Stay­ing phys­i­cally ac­tive helps you keep healthy in later years, study says

Miami Herald - - FRONT PAGE -

Be­ing a world-class dis­tance run­ner in your youth does not guar­an­tee you will be fit and healthy in re­tire­ment. But it helps, ac­cord­ing to a study that fol­lowed a group of elite U.S. run­ners for 45 years.

The study’s find­ings raise in­ter­est­ing ques­tions about how we can and should age and the role that youth­ful ac­tiv­ity might play in our health later in life.

Ag­ing is a great mys­tery of life and sci­ence. Its chronol­ogy is clear: With each pass­ing year, we are a year older. But the bi­ol­ogy of the process is murky. Sci­en­tists re­main un­cer­tain about how and why our bod­ies change as we age and to what ex­tent such changes are in­evitable or mu­ta­ble.

In other words, we do not know whether ag­ing as most of us now ex­pe­ri­ence it is nor­mal for the hu­man species or not.

That is­sue is at the heart of the new study, which was pub­lished this month in Medicine & Sci­ence in Sports & Ex­er­cise. It be­gan al- most 50 years ago, with a spate of coach­ing and test­ing that took place be­fore the 1968 Sum­mer Olympic track and field tri­als in the United States. Jack Daniels, an ex­er­cise phys­i­ol­o­gist and run­ning coach, be­gan work­ing with some of Amer­ica’s top dis­tance run­ning prospects. He tested 26 ath­letes ex­ten­sively, de­ter­min­ing their aer­o­bic ca­pac­ity, or VO2 max, and other mea­sures of health and per­for­mance ca­pa­bil­ity.

All of the run­ners, who were in their early to mid-20s, had aer­o­bic ca­pac­i­ties at or above the 98th per­centile for men of their age. Sev­eral won Olympic medals.

Twenty-five years later, in 1993, cu­ri­ous to see how the ath­letes’ bod­ies had changed, Daniels, a pro­fes­sor of ki­ne­si­ol­ogy at A.T. Still Univer­sity in Mesa, Ariz., as­sem­bled the same group at a hu­man per­for­mance lab and tested them again. In 2012, he men­tioned this trove of un­pub­lished data to his col­league Sarah Ever­man, an as­sis­tant pro­fes­sor of ki­ne­si­ol­ogy at the univer­sity.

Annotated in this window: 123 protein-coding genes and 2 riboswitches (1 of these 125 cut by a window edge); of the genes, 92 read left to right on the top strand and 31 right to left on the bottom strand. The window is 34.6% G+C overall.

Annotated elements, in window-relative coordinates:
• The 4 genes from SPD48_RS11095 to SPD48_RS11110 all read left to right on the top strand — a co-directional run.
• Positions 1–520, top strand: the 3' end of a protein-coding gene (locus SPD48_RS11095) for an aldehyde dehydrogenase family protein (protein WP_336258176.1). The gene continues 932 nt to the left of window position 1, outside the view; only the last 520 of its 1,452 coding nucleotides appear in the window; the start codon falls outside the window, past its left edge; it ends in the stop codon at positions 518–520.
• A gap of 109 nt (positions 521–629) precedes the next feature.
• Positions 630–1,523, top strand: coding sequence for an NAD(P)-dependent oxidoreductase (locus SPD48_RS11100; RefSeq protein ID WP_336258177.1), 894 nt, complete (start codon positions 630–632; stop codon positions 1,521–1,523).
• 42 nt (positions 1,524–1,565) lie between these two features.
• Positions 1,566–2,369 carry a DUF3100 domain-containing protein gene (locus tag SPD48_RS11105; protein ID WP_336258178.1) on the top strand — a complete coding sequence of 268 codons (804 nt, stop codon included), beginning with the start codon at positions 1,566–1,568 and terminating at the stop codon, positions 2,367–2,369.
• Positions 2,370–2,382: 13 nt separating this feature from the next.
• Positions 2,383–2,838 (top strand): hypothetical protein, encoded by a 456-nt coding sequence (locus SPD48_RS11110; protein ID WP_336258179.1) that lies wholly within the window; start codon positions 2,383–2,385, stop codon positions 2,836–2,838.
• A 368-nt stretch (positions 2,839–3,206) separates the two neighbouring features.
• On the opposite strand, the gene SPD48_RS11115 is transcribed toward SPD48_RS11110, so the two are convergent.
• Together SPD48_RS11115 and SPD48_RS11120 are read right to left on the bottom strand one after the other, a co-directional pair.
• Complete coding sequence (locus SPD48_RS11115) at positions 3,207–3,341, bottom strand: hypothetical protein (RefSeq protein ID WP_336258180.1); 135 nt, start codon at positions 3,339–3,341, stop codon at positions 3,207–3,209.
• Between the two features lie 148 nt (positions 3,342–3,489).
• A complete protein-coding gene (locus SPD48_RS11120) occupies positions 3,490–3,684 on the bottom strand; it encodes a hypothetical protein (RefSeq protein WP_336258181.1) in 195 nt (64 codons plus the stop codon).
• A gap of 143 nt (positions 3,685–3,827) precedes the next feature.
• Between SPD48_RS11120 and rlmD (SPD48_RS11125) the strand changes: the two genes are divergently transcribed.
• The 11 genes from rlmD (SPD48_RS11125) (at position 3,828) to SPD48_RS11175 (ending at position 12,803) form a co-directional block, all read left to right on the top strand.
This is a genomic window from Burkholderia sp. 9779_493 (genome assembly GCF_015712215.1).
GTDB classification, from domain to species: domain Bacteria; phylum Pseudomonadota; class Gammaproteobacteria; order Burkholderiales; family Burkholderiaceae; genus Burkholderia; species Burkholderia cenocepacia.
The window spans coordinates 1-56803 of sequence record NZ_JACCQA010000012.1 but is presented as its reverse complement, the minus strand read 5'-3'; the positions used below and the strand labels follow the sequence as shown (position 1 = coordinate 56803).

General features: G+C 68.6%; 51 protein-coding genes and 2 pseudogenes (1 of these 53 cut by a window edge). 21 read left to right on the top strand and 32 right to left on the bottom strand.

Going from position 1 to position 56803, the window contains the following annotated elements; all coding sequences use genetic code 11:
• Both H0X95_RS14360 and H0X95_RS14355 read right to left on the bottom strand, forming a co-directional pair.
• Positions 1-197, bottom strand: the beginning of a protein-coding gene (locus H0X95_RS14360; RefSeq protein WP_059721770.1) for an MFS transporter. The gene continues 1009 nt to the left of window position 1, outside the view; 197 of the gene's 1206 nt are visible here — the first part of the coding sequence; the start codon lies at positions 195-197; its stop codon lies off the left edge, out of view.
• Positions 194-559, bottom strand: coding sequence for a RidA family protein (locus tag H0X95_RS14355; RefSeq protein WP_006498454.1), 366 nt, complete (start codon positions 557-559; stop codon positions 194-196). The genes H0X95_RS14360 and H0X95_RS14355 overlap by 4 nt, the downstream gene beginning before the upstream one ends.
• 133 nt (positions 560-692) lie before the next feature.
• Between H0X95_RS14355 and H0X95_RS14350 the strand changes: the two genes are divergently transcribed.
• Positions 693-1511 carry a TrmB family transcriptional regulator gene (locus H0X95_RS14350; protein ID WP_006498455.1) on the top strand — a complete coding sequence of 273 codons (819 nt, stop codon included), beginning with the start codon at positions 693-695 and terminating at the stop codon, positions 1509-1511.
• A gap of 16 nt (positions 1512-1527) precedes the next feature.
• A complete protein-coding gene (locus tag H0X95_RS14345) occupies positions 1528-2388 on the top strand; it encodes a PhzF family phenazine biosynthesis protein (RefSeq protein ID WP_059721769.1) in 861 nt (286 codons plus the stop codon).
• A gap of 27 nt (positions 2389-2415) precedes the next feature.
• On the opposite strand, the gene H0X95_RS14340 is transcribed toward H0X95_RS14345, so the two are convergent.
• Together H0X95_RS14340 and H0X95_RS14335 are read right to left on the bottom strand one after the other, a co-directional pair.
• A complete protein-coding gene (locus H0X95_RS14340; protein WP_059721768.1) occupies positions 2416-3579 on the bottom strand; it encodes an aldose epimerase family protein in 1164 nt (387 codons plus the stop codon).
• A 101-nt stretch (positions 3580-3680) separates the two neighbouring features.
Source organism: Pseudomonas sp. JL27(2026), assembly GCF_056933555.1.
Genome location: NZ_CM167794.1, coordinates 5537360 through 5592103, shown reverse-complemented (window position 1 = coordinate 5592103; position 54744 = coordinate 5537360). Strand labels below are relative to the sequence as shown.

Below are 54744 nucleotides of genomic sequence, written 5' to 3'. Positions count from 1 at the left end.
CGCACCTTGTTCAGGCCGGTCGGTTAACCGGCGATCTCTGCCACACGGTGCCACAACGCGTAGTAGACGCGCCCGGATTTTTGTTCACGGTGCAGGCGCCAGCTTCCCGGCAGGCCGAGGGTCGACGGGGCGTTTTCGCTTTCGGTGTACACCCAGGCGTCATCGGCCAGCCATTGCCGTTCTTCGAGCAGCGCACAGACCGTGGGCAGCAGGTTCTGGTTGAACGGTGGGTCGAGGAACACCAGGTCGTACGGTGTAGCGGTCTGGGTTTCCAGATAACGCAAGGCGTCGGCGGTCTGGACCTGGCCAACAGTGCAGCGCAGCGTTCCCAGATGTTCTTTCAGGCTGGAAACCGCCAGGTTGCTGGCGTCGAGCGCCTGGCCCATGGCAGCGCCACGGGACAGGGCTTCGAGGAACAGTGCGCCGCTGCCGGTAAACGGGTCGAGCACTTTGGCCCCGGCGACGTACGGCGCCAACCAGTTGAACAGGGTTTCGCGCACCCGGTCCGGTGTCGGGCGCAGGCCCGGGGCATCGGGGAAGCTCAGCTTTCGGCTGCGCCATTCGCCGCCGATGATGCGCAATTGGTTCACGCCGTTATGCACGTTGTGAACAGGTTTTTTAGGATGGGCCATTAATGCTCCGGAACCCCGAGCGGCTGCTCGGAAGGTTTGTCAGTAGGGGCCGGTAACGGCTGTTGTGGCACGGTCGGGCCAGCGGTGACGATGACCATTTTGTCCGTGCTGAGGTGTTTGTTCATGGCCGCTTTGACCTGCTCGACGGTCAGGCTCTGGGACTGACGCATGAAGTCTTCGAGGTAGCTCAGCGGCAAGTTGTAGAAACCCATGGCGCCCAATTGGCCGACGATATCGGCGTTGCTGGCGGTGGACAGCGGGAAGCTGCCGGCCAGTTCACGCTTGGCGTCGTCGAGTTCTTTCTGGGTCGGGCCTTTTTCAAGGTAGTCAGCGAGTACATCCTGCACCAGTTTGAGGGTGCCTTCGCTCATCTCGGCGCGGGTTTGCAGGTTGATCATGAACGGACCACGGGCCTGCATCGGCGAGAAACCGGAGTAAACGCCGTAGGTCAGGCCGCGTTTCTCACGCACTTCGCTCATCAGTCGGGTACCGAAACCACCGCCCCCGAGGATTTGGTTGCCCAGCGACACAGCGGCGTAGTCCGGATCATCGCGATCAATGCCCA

In­trigued, Ever­man sug­gested bring­ing the ath­letes back to the lab again. Twenty-two of the men, who by this time were in their late 60s or early 70s, agreed to par­tic­i­pate when she con­tacted them the next year, by then 45 years af­ter their orig­i­nal test­ing. (Three had died since 1993, and one de­clined to be tested again.)

At the lab, the re­searchers ran the men through the same tests as be­fore and asked about ex­er­cise rou­tines. They found that, although the men re­mained phys­i­cally ac­tive and gen­er­ally ex­er­cised a few hours each week, none were still com­pet­i­tive ath­letes.

But their fit­ness re­mained rel­a­tively out­sized, she found. Each man’s VO2 max had de­clined sig­nif­i­cantly since 1968, when he was in his 20s and com­pet­ing, and also since the sec­ond test­ing in 1993. But their 2013 VO2 max num­bers still placed them in the top 10 per­cent or so of older U.S. men, based on ta­bles de­vel­oped in re­cent years us­ing car­dio­vas­cu­lar test­ing data from thou­sands of ag- ing peo­ple. These find­ings might in­di­cate that the for­mer ath­letes were ge­net­i­cally gifted, Ever­man says. They might be phys­i­o­log­i­cal out­liers whose lucky car­dio­vas­cu­lar quirks lin­gered into old age and al­lowed them to re­main un­usu­ally fit in com­par­i­son to other older peo­ple.

But she is skep­ti­cal of that read­ing. Numer­i­cally, the men’s VO2 max lev­els de­clined more dur­ing the 45 years of the study, she says, in the per­cent­age of the ca­pac­ity they lost per decade, than con­sid­ered nor­mal, based on data from nonath­letes.

But they were de­clin­ing from such a height of fit­ness that, even as their ca­pac­i­ties con­tracted, the men’s fit­ness stayed above av­er­age, she says.

Such data sug­gest that squir­rel­ing away fit­ness when we are young with sus­tained, fre­quent ex­er­cise might help to blunt some of the losses later, she says.

But the study’s broader mes­sage, she says, could be that we may need to re­think what nor­mal fit­ness is or should be in older peo­ple. The ta­bles that doc­tors and other ex­perts use to de­ter­mine “nor­mal” fit­ness have been con­structed with data gath­ered from typ­i­cal older peo­ple today, many of whom have been seden­tary for years.

These men’s lives sug­gest that greater fit­ness is pos­si­ble in old age, even for those of us who were not pre­vi­ously Olympians, Ever­man says. “These guys were not train­ing hard” by the time they be­came sep­tu­a­ge­nar­i­ans, she says, and most al­ready had eased back con­sid­er­ably in their work­out rou­tines by the 1993 test­ing, she says, when they were mid­dle-aged.

But they never stopped ex­er­cis­ing al­to­gether, ex­cept dur­ing pe­ri­ods of ill­ness or in­jury. If the rest of us fol­lowed a sim­i­lar work­out tra­jec­tory dur­ing our lives, she says, we might wind up with a higher VO2 max than oth­er­wise in our old age, re­set­ting both our ex­pec­ta­tions about agere­lated fit­ness and the ex­ist­ing ta­bles.

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